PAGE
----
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Reliability levels of motor competence in youth athletes

Abstract

This study aimed to analyze the reliability of the tests included in the motor competence assessment (MCA) battery and compare the effects of the number of trials per test. Thirty female volleyball players (14.6 ± 1.3 years of age) were tested. The participants performed two or three trials of each test. Intra-class correlation (ICC) was calculated, and a paired sample t-test analyzed the variations between trials (1st vs. 2nd vs. 3rd). Results revealed a significant difference between the first and the second trials for jumping sideways [t(29) = -4.108, p < 0.01], standing long jump [t(29) = -3.643, p < 0.01], and shuttle run [t(29) = -3.139, p < 0.01]. No significant result was registered in the shifting platforms, ball throwing and kicking between the first and second trials. Hence, any difference was recorded between the second and third trial. High ICC values were registered in lateral jumps, among the three repetitions of ball kicking and ball throwing, and between the last two repetitions of shuttle run. Almost perfect values were recorded for the shifting platforms and standing long jump. Nevertheless, there seems to be a learning effect between the first and the second repetition—no differences were registered only considering the two manipulative tests. In conclusion, except for jumping sideways, the MCA tests are reliable and only need to be performed two times instead of three.

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Background

Motor competence (MC), which is defined as a competence that facilitate the development of new skills in a broad range of locomotor, stability and manipulative gross motor skills [1], has been studied across the last decade. This ability that enables the person to be proficient on a wide range of motor acts or skills [2], could thus benefits sports performance. In fact, in childhood and adolescence, MC has been associated with an increase of quality of life over time, namely cardiovascular fitness, muscular endurance, strength, physical activity and perceived competence [3,4,5,6,7,8,9]. To reinforce the relevance of assessing the motor competence over time, is known that children increase the MC during growth, but some of them decrease their fitness level [3]. Thus, it is important to identify and support the young individuals with low performance in the MC to prevent the increase the deficit regarding physical fitness in the future [8].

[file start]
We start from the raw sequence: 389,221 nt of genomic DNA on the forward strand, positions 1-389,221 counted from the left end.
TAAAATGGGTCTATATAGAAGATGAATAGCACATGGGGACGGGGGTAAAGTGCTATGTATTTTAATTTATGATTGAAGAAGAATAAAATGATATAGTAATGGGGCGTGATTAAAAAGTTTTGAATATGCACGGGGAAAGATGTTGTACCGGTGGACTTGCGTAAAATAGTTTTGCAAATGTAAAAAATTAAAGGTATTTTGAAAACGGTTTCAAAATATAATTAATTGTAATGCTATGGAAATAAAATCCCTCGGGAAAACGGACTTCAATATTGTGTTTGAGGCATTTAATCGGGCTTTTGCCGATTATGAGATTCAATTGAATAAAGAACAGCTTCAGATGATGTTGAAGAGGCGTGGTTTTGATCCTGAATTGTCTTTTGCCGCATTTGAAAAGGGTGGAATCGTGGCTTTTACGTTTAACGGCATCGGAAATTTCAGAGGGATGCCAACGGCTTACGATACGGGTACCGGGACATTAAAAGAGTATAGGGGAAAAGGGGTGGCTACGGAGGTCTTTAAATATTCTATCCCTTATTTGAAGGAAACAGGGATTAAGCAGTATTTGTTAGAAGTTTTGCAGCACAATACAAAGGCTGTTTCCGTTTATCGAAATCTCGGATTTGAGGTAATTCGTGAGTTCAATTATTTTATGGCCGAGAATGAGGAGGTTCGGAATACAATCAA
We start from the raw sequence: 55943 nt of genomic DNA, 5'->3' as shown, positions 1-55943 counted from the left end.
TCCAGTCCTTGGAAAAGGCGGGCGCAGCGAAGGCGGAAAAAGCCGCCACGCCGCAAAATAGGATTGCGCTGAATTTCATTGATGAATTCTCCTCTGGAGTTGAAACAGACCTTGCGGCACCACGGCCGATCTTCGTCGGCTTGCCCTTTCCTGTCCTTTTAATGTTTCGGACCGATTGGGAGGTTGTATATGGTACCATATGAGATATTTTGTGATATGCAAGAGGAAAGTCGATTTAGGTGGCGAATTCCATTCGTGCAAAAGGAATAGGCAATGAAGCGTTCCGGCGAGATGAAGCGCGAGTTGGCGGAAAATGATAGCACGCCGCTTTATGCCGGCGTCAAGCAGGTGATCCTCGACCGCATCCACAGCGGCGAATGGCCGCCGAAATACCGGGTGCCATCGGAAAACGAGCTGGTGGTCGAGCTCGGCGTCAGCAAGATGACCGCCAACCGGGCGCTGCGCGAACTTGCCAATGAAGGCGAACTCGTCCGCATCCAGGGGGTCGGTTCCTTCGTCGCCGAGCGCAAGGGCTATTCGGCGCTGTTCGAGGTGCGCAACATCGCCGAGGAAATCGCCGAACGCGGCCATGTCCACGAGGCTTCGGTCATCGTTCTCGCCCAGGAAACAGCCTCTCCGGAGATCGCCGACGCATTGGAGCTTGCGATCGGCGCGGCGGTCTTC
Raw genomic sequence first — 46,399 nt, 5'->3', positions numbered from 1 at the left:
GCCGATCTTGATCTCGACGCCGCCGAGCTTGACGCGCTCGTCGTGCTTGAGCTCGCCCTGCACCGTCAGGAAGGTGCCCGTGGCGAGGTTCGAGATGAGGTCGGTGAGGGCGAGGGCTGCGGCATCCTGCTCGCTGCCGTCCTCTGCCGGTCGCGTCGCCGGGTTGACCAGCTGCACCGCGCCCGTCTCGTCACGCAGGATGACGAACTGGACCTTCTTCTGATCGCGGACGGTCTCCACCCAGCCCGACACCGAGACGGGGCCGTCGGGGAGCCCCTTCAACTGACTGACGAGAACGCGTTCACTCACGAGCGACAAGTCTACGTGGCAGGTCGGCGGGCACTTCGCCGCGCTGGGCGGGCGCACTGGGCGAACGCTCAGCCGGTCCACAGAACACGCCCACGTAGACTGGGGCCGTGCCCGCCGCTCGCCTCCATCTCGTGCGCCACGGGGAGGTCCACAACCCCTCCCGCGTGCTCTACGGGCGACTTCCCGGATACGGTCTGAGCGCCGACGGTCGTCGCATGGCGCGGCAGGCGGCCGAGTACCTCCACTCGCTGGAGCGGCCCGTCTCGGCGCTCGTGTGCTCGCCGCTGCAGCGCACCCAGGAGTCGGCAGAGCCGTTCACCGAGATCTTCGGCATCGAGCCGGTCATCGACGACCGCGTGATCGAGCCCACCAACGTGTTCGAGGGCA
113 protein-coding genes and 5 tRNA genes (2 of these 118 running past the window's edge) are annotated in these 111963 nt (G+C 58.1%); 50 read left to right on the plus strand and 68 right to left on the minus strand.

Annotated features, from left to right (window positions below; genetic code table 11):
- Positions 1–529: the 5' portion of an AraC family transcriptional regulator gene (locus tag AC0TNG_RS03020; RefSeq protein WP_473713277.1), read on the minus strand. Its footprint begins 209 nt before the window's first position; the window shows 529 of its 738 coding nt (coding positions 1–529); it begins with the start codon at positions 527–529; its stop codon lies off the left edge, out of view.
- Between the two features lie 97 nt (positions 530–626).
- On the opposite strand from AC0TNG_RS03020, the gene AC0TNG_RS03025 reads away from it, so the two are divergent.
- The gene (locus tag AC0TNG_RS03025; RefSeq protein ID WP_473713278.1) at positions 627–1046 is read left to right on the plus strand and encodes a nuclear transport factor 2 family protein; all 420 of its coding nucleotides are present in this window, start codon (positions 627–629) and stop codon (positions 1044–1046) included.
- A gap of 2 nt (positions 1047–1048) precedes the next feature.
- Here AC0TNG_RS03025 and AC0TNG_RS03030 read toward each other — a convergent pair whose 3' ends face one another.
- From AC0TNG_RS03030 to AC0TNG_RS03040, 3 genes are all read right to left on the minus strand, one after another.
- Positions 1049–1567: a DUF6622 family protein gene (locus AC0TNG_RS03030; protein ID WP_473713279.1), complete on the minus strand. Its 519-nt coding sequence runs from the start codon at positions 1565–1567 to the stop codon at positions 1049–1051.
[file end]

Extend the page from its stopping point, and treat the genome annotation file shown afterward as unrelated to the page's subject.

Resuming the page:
Despite knowing that the MC and physical activity develops independently of each other in childhood [10], and a low to moderate relationship was observed in adolescents [11], MC stills considered an important independent predictor of physical activity and fitness levels [12, 13]. According to the facts mentioned above, were created gross motor assessment tools that could identify and evaluate motor difficulties in childhood [14]. At this respect, in a theoretical construct, MC is subdivided into three components of proficiency, such as stability (dynamic and static balance), locomotor (galloping, leaping or vertical and horizontal jump) and manipulative (catching, throwing or kicking) [15].

Regarding the components and the necessity to have valid and reliable tests to assess and quantify levels of MC, and consequently, identify skill deficiencies, and determine the effectiveness of motor skill intervention [16, 17], Luz et al. [18] developed a quantitative model (Motor Competence Assessment—MCA) that could be applicable in research, education and clinical contexts. This developed model is represented by six motor tasks, grouped into the three components of the MC (manipulative, locomotor and stability) and it was considered the first assessment tool designed to evaluate, at the same time and along the lifespan, the three components referred previously [19]. Accordingly, in a recent study from Rodrigues et al. [19], it was presented the MCA normative values, which allow to evaluate MC from 3 to 23 years of age according to sex and age, which realize how important is to assess the MC since young ages to adulthood as well as how linked the MC with the health related factors are [20].

Considering that MCA emerged from different, although the most used protocols and instruments in the motor development literature [18], a normalization of how many repetitions is needed to have reliable results is still missing. In fact, some protocols describe two and other three trials to perform the tests. Moreover, despite normative values represent different range of ages, researchers analyzing the MC, using the MCA battery, was made from sport context. This fact, lead us to inquire about the applicability and the reliability of the MCA in young athletes. Therefore, to answer the previous reflection, this study aimed to analyze the reliability of the tests included in the MCA battery in young athletes and compare the effects of the number of trials per test.